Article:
- Quality & Environmental Reliability
- Backflow Prevention
Backflow prevention is the responsibility of the supplier of water (the BPU) and the water customer (you).
What Is Backflow and Why Is Backflow Prevention Important?
Please refer to the following video from the American Water Works Association (AWWA):
Backflow Prevention Program
The objective of the Board of Public Utilities (BPU) Backflow Prevention Program is to protect the public water system from potential contamination, as is required by New York State Sanitary Code (Section 5-1.31 of Part 5).
To help ensure that no water of questionable or unsuitable quality enters the public water system, the BPU works with water customers to have the appropriate backflow prevention devices installed, tested and maintained. Water customers are responsible for managing the installation, testing and maintenance of backflow prevention devices.
Please refer to the BPU's Backflow Prevention Policy for more information on the requirements for installation, maintenance and testing of backflow prevention devices. Failure to comply with this policy may result in charges to the water customer and/or discontinuation of his/her water service.
Backflow Prevention Devices
A backflow prevention device stops the backflow of possibly contaminated water into the public water supply during a back-siphonage or back-pressure event.
What Type of Backflow Device Should Be Installed at My Facility?
The type of backflow prevention device that is installed at a facility is dependent upon the degree of hazard of that facility. Please refer to the following AWWA video for more information:
Degree of Hazard Evaluation
The degree of hazard of a facility is determined through an evaluation by one of the following professionals:
- Professional Engineer
- Registered Architect
- Master Plumber licensed with the City of Jamestown *A Master Plumber can perform degree of hazard evaluations for existing buildings only
Once a facility's degree of hazard has been determined by the professional, the professional will choose the type of backflow prevention device that should be installed in order to adequately protect the public water system.
The type of backflow prevention device chosen to be installed must be on the approved list from the University of Southern California Foundation for Cross Connection Control and Hydraulic Research.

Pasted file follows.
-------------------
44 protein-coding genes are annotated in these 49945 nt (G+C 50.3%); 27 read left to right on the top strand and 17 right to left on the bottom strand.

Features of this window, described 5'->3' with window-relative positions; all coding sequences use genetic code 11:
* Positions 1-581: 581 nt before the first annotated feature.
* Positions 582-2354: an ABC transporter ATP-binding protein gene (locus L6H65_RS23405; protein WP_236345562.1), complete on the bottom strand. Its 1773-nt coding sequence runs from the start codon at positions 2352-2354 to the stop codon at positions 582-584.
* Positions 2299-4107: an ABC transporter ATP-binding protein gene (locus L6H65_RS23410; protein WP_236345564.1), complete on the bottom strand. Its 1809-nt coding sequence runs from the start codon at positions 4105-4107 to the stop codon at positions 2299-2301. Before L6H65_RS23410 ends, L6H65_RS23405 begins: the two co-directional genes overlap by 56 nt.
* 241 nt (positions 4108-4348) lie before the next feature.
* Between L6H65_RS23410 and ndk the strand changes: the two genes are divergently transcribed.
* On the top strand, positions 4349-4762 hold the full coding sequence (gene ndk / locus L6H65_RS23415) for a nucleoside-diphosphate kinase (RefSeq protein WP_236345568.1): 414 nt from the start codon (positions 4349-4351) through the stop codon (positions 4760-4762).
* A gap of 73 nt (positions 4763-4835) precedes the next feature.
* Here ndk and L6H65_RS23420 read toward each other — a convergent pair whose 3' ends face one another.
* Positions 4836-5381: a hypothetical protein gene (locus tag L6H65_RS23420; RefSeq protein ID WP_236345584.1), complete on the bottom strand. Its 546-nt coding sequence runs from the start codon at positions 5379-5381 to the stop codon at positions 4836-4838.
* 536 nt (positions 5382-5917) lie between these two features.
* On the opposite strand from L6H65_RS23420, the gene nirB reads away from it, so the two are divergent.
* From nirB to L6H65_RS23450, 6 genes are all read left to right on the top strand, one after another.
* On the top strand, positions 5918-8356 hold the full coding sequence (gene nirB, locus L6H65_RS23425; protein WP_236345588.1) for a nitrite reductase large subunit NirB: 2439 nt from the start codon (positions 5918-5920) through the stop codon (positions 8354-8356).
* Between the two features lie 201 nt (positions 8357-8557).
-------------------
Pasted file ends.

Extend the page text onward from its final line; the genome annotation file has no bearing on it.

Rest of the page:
Please refer to the standards outlined in the following table:
|Degree of Hazard||Backflow Device Required||Device Standards|
|Non-hazardous||In-Line Dual Check Valve||Must be lead-free, meet ANSI/ASSE 1024 or greater, and meet all AWWA standards.|
|Aesthetically Objectionable||DCV1 or DCDA2||Must meet ASSE 1047 or greater and all AWWA standards.|
|Hazardous||RPZ3 or RPDA4||Must meet ASSE 1047 or greater and all AWWA standards.|
(1) Double Check Valve; (2) Double Check Detector Assembly; (3) Reduced Pressure Zone device; (4) Reduced Pressure Detector Assembly
DCDA and RPDA backflow prevention devices are installed on fire services. These devices should have a bypass line where the BPU can install a water meter; a testable backflow prevention device should also be located on the bypass line.
Backflow prevention devices need to be approved by the BPU before installation.
In order to obtain BPU approval, the professional (who completed the degree of hazard evaluation) must fill out the appropriate Backflow Device Application and send it in for review. The application may be sent to BPU Water Division Engineering by mail or by email.
Once the BPU has approved of the backflow prevention device to be installed, the contractor can proceed with the installation of the device.
Who May Install a Backflow Device?
Master Plumbers licensed with the City of Jamestown are needed to install backflow prevention devices on the following types of services:
- Domestic services
- Process lines
- Fire services
Exception: Pipefitters may also install backflow prevention devices on fire services.
Once a backflow prevention device has been installed, it must be initially tested to ensure it is functioning properly. From that point on, the device must be tested every year.
Backflow prevention devices are required to be tested by New York State Certified Backflow Prevention Device Testers.
The certified tester fills out a Report on Test and Maintenance of Backflow Prevention Device (sometimes shortened to 'test report'), each time a backflow device is tested. A copy of each test report must be sent in to BPU Water Division Engineering by mail or by email.
* Please note that this section only applies to testable backflow prevention devices. An in-line dual check valve, for instance, is a non-testable device.
If a backflow prevention device fails its annual test, the device must be repaired/replaced and then tested during the one-month period following the test.
If replacement is required, the device must be replaced with an equivalent type and model of backflow prevention device. If there is reason to replace the device with a different type and/or model of backflow prevention device, approval must be obtained from the BPU prior to replacement.